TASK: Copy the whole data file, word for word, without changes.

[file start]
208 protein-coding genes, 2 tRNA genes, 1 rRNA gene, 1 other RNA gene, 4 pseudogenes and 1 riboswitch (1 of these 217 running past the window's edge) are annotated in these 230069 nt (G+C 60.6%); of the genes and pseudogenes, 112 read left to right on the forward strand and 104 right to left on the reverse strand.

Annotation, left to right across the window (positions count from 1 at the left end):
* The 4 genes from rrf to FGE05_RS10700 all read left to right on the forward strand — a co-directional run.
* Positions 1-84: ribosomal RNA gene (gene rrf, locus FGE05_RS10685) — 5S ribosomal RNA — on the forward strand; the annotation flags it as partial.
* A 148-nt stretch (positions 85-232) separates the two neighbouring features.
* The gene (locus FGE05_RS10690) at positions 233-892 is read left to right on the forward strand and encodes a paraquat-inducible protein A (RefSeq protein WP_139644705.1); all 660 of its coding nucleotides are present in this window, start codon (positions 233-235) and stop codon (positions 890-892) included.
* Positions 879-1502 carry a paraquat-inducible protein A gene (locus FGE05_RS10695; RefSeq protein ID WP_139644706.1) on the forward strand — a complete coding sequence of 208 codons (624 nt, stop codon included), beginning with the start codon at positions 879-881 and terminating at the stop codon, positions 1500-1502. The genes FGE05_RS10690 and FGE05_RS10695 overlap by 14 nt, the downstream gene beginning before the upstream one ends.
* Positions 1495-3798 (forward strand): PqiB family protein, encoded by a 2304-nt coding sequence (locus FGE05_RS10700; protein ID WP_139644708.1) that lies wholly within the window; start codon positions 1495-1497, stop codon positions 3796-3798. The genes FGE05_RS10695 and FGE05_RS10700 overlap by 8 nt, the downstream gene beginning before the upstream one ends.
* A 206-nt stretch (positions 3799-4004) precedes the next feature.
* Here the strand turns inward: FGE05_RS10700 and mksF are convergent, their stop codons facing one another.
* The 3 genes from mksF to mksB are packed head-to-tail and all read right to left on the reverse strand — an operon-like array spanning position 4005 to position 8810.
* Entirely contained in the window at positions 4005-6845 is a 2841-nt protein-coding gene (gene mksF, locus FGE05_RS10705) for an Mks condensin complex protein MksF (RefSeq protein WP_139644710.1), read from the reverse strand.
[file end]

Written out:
208 protein-coding genes, 2 tRNA genes, 1 rRNA gene, 1 other RNA gene, 4 pseudogenes and 1 riboswitch (1 of these 217 running past the window's edge) are annotated in these 230069 nt (G+C 60.6%); of the genes and pseudogenes, 112 read left to right on the forward strand and 104 right to left on the reverse strand.

Annotation, left to right across the window (positions count from 1 at the left end):
* The 4 genes from rrf to FGE05_RS10700 all read left to right on the forward strand — a co-directional run.
* Positions 1-84: ribosomal RNA gene (gene rrf, locus FGE05_RS10685) — 5S ribosomal RNA — on the forward strand; the annotation flags it as partial.
* A 148-nt stretch (positions 85-232) separates the two neighbouring features.
* The gene (locus FGE05_RS10690) at positions 233-892 is read left to right on the forward strand and encodes a paraquat-inducible protein A (RefSeq protein WP_139644705.1); all 660 of its coding nucleotides are present in this window, start codon (positions 233-235) and stop codon (positions 890-892) included.
* Positions 879-1502 carry a paraquat-inducible protein A gene (locus FGE05_RS10695; RefSeq protein ID WP_139644706.1) on the forward strand — a complete coding sequence of 208 codons (624 nt, stop codon included), beginning with the start codon at positions 879-881 and terminating at the stop codon, positions 1500-1502. The genes FGE05_RS10690 and FGE05_RS10695 overlap by 14 nt, the downstream gene beginning before the upstream one ends.
* Positions 1495-3798 (forward strand): PqiB family protein, encoded by a 2304-nt coding sequence (locus FGE05_RS10700; protein ID WP_139644708.1) that lies wholly within the window; start codon positions 1495-1497, stop codon positions 3796-3798. The genes FGE05_RS10695 and FGE05_RS10700 overlap by 8 nt, the downstream gene beginning before the upstream one ends.
* A 206-nt stretch (positions 3799-4004) precedes the next feature.
* Here the strand turns inward: FGE05_RS10700 and mksF are convergent, their stop codons facing one another.
* The 3 genes from mksF to mksB are packed head-to-tail and all read right to left on the reverse strand — an operon-like array spanning position 4005 to position 8810.
* Entirely contained in the window at positions 4005-6845 is a 2841-nt protein-coding gene (gene mksF, locus FGE05_RS10705) for an Mks condensin complex protein MksF (RefSeq protein WP_139644710.1), read from the reverse strand.